If the Minnesota Vikings' game against the Chicago Bears on Sunday was a referendum on Brad Childress' tenure with the team, the vote is decidedly against perpetuation of the Childress regime. At 3-6 and effectively four games behind two division opponents, a change at the top likely will mean little for the Vikings this year. But a head-coaching switch to current defensive coordinator Leslie Frazier, whose defense was at its worst today, would at least give the Vikings an opportunity to gauge Frazier's ability to lead a team in desperate need of new guidance without putting the Vikings' ownership on the hook for another coach's salary in what could be a coming year without football.
What went wrong for the Vikings on Sunday? It would be far easier to note what went right. Despite losing by only two touchdowns, the Vikings were the beneficiaries of several Chicago miscues; absent these miscues, the score could have been far worse. That, in short, is what went right for Minnesota.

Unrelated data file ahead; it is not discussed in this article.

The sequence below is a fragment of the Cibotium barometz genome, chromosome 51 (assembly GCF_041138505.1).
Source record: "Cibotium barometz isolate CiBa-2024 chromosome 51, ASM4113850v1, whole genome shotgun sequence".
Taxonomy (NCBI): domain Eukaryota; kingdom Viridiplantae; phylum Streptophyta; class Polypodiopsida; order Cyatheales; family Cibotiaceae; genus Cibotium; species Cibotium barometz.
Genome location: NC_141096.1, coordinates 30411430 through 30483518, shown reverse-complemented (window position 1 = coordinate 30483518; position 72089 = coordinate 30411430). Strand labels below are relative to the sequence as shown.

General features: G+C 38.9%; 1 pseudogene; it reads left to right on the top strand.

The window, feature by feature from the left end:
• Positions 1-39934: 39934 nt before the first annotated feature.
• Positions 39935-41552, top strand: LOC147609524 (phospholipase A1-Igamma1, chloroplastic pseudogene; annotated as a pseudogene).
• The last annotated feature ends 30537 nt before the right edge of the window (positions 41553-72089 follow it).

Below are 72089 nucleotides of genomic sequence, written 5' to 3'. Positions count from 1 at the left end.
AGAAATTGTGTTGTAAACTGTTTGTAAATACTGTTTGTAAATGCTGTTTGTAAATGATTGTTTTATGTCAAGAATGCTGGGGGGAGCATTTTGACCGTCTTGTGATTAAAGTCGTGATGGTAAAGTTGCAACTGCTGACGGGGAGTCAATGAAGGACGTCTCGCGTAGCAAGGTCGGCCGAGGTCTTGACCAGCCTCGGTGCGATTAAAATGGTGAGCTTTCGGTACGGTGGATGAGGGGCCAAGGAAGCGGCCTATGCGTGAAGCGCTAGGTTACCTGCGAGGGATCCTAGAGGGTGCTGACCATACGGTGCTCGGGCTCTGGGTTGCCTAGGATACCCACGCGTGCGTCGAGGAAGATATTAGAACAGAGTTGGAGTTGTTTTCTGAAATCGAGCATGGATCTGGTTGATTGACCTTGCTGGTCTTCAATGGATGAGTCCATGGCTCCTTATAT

The Vikings' failures included an inability to start the game with any sense of urgency, an inability to establish a cognizable, let alone successful, offensive philosophy, an inability to put meaningful pressure on a quarterback against whom all other opponents have exerted their will, an inability to play special teams, and an inability to function, generally speaking.
This was an ugly, plodding game, the type of game to which the Childress-led Vikings have become susceptible. What all of this is a recipe for is unclear, at least on the positive side, and it all suggests that last year was more a confluence of serendipity and overachievement than anything that the the Vikings' coaching staff culled from the players on the team.
Up Next: The Truth Hurts.